The roles of policy and training in protecting an organization's data cannot be emphasized highly enough (but here's a few links for your reading pleasure):
Seeing a viewpoint represented by a statement like the one below not only frustrates me, but also indicates policy and training aren't being considered:
For example, your HR employees need to store sensitive information like social security numbers, names, birthdates, and direct deposit banking information. If they store this information in Google Drive, there is a good chance that other employees can see it, too. Obviously, that’s not a good idea.
Storing this data in a spreadsheet in any location is ill-advised and no technology is going to fully protect against it happening. In a security-aware culture, though, the data steward would more likely consult with IT on the best way to store that data and prevent inappropriate disclosures.

On to reason #2 ("Google Drive Only Uses SSL Encryption"). When considering your data security, it's certainly crucial to consider data at rest as well as data in motion. This post asserts that data stored in Google Drive are encrypted in motion, but not at rest, linking to an article that says the same thing. That would be disconcerting and likely put people off using G-Suite. However, Google is fairly upfront about their encryption, making a topic-specific whitepaper available for public view. It articulates how data are encrypted at rest and in motion, as well as how encryption keys are managed. The short version is that with the possible exception of video files, data uploaded to or created in Google Drive/Docs/Slides/Sheets are encrypted. It's also one part of Google's overall security approach. Dropbox and Box have similar information available about their security and encryption approaches.

When considering cloud storage for your organization, security and risk management should be right alongside usability and collaboration in your priority list, and doing your research is important to making a sound decision. The major cloud service providers get it, and have embraced data security and protection as cornerstones of their storage services. Saying otherwise is outdated and unhelpful.

Monday, June 20, 2016

The CEO-CIO Connect

My social media feed recently included an article from Maven Wave Partners' Fusion Blog titled, "CIO vs. CEO: Finding Middle Ground." (note: I used to work at Maven Wave several years ago.) As it was my former employer and I'm a new CIO, I had to read it. And it was thought-provoking indeed -- I didn't necessarily agree with many of the premises, the primary conclusion was spot-on:

"When the CEO and CIO can find middle ground and work together as true partners, the enterprise will achieve true competitive advantage..."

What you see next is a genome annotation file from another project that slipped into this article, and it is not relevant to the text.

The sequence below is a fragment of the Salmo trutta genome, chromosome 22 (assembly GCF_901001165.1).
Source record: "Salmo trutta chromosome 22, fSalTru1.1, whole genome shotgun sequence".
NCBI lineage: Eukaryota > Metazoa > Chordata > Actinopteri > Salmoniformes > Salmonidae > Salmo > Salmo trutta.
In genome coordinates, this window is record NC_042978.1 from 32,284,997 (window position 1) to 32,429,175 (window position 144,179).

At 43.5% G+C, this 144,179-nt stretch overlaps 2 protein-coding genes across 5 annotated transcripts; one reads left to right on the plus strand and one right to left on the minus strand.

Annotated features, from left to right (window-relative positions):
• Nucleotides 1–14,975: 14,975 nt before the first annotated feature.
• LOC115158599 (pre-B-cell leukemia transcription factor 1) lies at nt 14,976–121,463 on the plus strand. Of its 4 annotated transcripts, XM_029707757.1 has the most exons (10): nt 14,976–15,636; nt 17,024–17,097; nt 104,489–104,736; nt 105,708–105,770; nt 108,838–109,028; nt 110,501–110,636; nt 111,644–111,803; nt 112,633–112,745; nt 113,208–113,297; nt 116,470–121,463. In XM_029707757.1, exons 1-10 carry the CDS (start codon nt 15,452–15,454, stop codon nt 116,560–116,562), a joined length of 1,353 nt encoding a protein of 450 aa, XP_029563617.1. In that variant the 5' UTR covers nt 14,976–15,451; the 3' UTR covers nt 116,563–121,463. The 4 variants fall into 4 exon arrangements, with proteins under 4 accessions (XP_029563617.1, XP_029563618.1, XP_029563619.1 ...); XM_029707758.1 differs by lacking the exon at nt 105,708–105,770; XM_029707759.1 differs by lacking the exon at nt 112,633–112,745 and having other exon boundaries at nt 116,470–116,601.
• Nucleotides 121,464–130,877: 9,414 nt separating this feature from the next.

Within the article, the points that stood out to me were (1) the disconnect between the CEO and CIO, and (2) the CIO as a business commodity. Each deserves further consideration, especially at at time where fewer people want to be a CIO.

The disconnect between the CEO and CIO

The article states, "Clearly, the CIO and CEO have roles with notably contrasting job responsibilities... The CEO often understands the core business and customer demands better than the CIO." I'm not going to disagree with these on principle, and it's easy to see this as the world as is. At the same time, we in IT leadership have been told again and again that we must, MUST understand the business in which we operate in order to be a strategic partner and not a business commodity. Virtually every CIO success story I've read can be summarized as follows:
  1. CIO meets CxO
  2. CIO and CxO form partnership around common cause
  3. CIO and CxO make big initiative happen, increasing visibility for both
One of the reasons I was attracted to my current position is the shared idea that the CIO and CEO in fact have roles with notably comparable job responsibilities. Yes, we do different things for the organization (and I'm still figuring out mine). But we share the broad responsibility of both taking the "across the organization" strategic view and enabling ongoing operations. This dual responsibility distinguishes the CIO from a director of IT, who focuses more on operational excellence and continuous improvement within the technology function.

CEOs and CIOs both have the responsibility and opportunity to span the organization.
CIO as a business commodity

So what about the CIO being a business commodity? This is certainly one way to be perceived, especially if the CIO presents as tactical rather than strategic. It's tempting to create an IT strategy, but that helps separate technology from the business. IT strategy also tends to focus on things IT thinks is important, which rarely match what the CEO is trying to do and gives the impression IT isn't part of the team. 

Instead, the CIO's goal should be to ensure technology is part of each facet of the corporate strategy. Ideally, meeting this goal involves the CIO having candid, business-focused conversations with the CEO and being at the strategic table, and doesn't involve the intricacies of platform as a service or network segmentation. However, the world is far from ideal, and the CIO may have to work hard and long to get to that point, possibly exerting influence less directly to get to the table.

This all sounds great in theory.

Doesn't it? That doesn't mean it's an impossibility in practice. Where a CIO begins has everything to do with context -- not every CEO is ready to integrate technology into their everyday thinking. But they don't have to, at least not in detail. If the CEO is willing to consider technology in terms of the same goals as everything else -- help the top line, help the bottom line, and mitigate risks -- then perhaps the conversation can get underway.

Sunday, May 29, 2016

Being new again